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Mastercard moves into 'blockchain forensics' with an eye on crypto security

The biggest players in payments are expanding into crypto.

Privacy and security on the internet
James Martin/CNET

Mastercard's ambition to become a player in the realm of cryptocurrency has taken a turn toward security. On Thursday, it announced its acquisition of CipherTrace, a crypto intelligence company that works to protect financial institutions from crypto threats using "blockchain forensics." 

In February, Mastercard announced the integration of select cryptocurrencies into its existing network. The change would allow direct payments using cryptocurrency within Mastercard's network.

Mastercard's latest move comes as cryptocurrency continues to infiltrate mainstream financial services. As Bitcoin, Ethereum and other cryptocurrencies become easier to buy, more Americans are becoming interested in the nascent digital asset. But concerns over volatility and sparse regulation have made lawmakers wary.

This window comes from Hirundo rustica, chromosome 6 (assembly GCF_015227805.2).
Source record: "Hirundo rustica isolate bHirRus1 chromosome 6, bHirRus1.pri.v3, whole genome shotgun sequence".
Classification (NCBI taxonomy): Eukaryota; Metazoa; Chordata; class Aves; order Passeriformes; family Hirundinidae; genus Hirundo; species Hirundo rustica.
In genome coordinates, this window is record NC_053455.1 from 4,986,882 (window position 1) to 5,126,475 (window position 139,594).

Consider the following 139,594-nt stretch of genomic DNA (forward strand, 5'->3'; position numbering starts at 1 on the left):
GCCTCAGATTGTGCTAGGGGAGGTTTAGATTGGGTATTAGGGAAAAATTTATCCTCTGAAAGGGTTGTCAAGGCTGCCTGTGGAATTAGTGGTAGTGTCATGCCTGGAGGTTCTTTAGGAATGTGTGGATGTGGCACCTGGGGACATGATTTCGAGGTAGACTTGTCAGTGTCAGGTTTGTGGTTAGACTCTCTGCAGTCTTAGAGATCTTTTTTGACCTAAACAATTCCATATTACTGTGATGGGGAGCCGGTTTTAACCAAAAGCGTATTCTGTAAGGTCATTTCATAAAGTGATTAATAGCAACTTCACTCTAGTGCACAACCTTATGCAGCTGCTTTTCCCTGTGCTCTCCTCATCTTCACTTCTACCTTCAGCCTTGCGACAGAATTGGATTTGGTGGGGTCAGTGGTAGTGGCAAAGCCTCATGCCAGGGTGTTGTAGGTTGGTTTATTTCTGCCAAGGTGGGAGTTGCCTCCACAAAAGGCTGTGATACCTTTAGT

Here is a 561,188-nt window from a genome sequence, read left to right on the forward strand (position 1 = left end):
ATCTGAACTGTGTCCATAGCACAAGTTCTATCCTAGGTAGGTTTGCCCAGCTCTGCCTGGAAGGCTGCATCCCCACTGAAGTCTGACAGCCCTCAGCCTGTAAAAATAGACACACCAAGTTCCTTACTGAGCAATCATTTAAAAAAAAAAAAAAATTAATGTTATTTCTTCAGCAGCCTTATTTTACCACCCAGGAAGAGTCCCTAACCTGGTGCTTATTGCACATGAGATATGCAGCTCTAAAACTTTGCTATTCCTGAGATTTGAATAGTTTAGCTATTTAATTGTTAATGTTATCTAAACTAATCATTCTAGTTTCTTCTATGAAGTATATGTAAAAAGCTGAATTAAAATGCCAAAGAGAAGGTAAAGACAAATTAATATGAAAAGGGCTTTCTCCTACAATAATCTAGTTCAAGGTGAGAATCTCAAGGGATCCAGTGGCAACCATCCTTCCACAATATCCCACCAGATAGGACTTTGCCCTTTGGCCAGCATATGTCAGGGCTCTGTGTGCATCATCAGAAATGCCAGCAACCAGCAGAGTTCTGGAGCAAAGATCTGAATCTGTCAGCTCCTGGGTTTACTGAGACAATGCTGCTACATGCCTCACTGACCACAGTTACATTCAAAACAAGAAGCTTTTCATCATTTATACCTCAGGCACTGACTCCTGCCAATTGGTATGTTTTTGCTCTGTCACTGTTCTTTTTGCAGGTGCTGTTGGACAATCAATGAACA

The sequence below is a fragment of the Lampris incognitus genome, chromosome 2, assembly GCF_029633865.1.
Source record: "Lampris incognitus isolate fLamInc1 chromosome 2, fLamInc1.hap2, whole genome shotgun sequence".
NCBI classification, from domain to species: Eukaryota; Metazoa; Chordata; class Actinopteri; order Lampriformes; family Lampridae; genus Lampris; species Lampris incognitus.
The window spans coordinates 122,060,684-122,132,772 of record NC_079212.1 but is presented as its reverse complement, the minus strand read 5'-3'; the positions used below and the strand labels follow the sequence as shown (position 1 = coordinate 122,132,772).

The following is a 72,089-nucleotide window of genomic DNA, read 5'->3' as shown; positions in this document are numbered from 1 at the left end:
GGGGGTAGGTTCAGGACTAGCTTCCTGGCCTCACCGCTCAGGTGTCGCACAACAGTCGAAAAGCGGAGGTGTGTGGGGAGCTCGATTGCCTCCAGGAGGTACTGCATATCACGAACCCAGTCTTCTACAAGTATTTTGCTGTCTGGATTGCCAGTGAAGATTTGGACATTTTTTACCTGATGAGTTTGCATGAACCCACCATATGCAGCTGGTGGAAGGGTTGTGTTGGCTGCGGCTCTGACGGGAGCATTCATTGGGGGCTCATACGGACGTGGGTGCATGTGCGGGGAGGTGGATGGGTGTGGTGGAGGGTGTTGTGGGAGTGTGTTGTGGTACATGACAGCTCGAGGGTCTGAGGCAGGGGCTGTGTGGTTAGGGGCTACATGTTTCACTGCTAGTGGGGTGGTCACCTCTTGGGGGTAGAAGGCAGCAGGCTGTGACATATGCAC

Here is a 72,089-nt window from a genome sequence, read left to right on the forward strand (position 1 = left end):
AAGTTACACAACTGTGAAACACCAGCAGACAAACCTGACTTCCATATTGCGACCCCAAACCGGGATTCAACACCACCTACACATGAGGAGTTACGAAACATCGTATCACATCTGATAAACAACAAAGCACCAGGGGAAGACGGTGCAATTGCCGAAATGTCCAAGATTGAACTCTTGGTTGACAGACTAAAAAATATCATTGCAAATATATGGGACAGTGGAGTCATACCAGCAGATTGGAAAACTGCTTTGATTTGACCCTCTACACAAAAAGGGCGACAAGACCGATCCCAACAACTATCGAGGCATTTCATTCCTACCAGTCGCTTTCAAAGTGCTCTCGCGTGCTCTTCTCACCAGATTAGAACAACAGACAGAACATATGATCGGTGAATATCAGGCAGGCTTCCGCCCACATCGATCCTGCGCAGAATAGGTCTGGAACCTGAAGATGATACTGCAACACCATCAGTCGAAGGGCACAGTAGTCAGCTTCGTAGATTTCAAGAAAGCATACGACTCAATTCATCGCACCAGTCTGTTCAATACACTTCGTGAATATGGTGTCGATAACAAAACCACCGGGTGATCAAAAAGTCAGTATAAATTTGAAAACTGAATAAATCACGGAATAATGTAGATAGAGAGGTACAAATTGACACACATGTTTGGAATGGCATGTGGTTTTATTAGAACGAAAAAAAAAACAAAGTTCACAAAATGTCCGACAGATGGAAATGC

Mastercard acquiring CipherTrace appears to be a bid to create trust around digital assets, as Mastercard works to adopt direct crypto payments within its network and considers how that change will play into their existing products and business.

While Mastercard doesn't issue cards itself, it's a major player in the global payment business, connecting banks, businesses and consumers in order to facilitate electronic payments. In the future, the company expects a growing share of these payments to involve cryptocurrencies.

Drawing on CipherTrace's expertise, Mastercard says it will "provide businesses with greater transparency to help identify and understand their risks and to help manage their digital asset regulatory and compliance obligations."

"We help companies -- whether they are banks or cryptocurrency exchanges, government regulators or law enforcement -- to keep the crypto economy safe," said Dave Jevans, CEO of CipherTrace, in the announcement. "Our two companies share this vision to provide security and trust throughout the ecosystem."

As cryptocurrency continues to work its way into the financial mainstream, the SEC is expanding its scrutiny of the industry. Given that some exchanges allow customers to buy cryptocurrency with credit cards, Mastercard is expected to continue to strengthen its security capabilities and pave the way for greater integration of blockchain technology.